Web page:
Sebastiaan de Stigter
Alumni of the Group Motion Perception & Simulation
Improving Self-Motion Perception in Vehicle Simulation
I lead the research group and am scientific leader for the Research project.
The WABS project, dissimilar to many other projects at MPI, aims to demonstrate the application of fundamental research work in developing industry solutions. The result of the WABS project is an industry demonstrator showcasing a newly developed approach to motion simulation.
Motion perception in vehicle simulation is complex, as it extends across a number of working fields. Therefore our research group consists of people from various backgrounds, including: Aerospace and Biomedical engineering, Biology, Computer science, Mathematics, Neurobiolology, Psychology, Robotics.
Wahrnehmungsbasierte Bewegungssimulation (WABS)
The WABS project aims at establishing a new approach to motion simulation. Our focus is on reproducing the perception of motion, rather than the physical motion. This allows to make better use of the simulators' operational space to increase the impression of realism.
Current generation motion drive algorithms (MDAs) focus on the fidelity of physical motion rendering, within the limited physical operating space of the simulators. However, in many cases the generated motion can result in unrealistic sensation and in extreme cases can lead to motion sickness. Current motion simulators have attained very high motion fidelity, but still, this does not always result in a highly realistic motion sensation: sometimes it does not "feel right"!
One of the main activities of our group is to develop an alternative, human-centered, approach to motion cueing. This approach aims to bring the impression of generated motion as close as possible to reality by implementing psychophysical laws of perception into the control framework of the simulators. The goal is to design generic motion drive algorithms which can be applied to different simulator types and vehicle models. The motion drive algorithms will be experimentally compared to the traditional algorithms in driving and flying scenarios.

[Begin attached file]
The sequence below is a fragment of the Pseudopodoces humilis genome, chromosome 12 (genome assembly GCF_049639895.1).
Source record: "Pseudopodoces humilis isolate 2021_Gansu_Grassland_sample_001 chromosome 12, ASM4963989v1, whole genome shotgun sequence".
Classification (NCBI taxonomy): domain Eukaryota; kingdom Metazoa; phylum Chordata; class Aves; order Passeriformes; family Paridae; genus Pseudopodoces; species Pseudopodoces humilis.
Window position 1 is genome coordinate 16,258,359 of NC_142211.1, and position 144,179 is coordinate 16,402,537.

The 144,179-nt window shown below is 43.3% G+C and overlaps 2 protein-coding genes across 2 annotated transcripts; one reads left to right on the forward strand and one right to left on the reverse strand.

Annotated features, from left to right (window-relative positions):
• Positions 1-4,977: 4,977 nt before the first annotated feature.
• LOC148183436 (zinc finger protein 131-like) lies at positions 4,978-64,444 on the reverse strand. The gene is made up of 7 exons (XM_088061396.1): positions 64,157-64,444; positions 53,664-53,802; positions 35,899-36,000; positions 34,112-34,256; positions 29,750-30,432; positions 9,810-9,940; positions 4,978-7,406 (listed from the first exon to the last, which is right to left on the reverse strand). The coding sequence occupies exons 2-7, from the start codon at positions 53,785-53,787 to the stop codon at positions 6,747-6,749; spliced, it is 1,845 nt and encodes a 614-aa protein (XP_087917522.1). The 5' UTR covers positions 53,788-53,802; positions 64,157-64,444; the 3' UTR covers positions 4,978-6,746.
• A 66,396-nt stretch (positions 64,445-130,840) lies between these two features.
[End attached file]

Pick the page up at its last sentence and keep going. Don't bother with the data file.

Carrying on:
Delft University of Technology, The Netherlands
After completing my Bachelors and Masters degree (graduated in the field of Haptics in flight control augmentation) in Aerospace Engineering at Delft University of Technology I started my career in industry.
Perception in flight at UCSB (Jack Loomis), CA, USA
As part of my Masters degree I spent a couple of months at the VR Lab of Jack Loomis at the University of California, Santa Barbara. Here I ran an experiment in the VR lab focusing of perceptual errors in flight when the visual vector (heading) is misaligned to the motion vector. Such events occur in near stall conditions, can lead to wrong pilot decisions-making and may yield catastrophic effects.
Aviation business consultancy, The Netherlands
The beginning of my career, I spent almost 5 years working as an aviation business consultant, improving operations and policy effectiveness for private and public sector using numerical analysis and simulations. Clients consisted of airlines, air traffic navigation service providers, airports, ministry of transport, etc. My focus was on design and validation (simulations) of air traffic control procedures, environmental impact assessments (noise and emissions) and flight performance analysis based on radar data.
Strategy and operations, South Africa
In 2011 I lived and worked in Johannesburg, South Africa. As a strategic business consultant and operations manager at a satellite tracking company I conducted extensive operational analysis to improve cost and price structures as well as improve business workflows. Clients consisted of satellite telecommunication providers, road transport companies, security companies, military, shipping companies and airlines all around the world, but with an emphasis on the African continent.
Max-Planck-Institute for Biological Cybernetics, Germany
Ever since visiting the Max-Planck-Institute for Biological Cybernetics for the first time in 2005, after presenting my work from the Loomis VR lab, I have returned many times for short visits as well as a longer period in the end of 2010 when I spent three months integrating Wittenstein haptic control loading devices in a real-time computing environment, for use in helicopter simulation. Currently I lead the 'Motion Perception in Vehicle Simulation' research group and I am the scientific leader for the 3-year WABS project.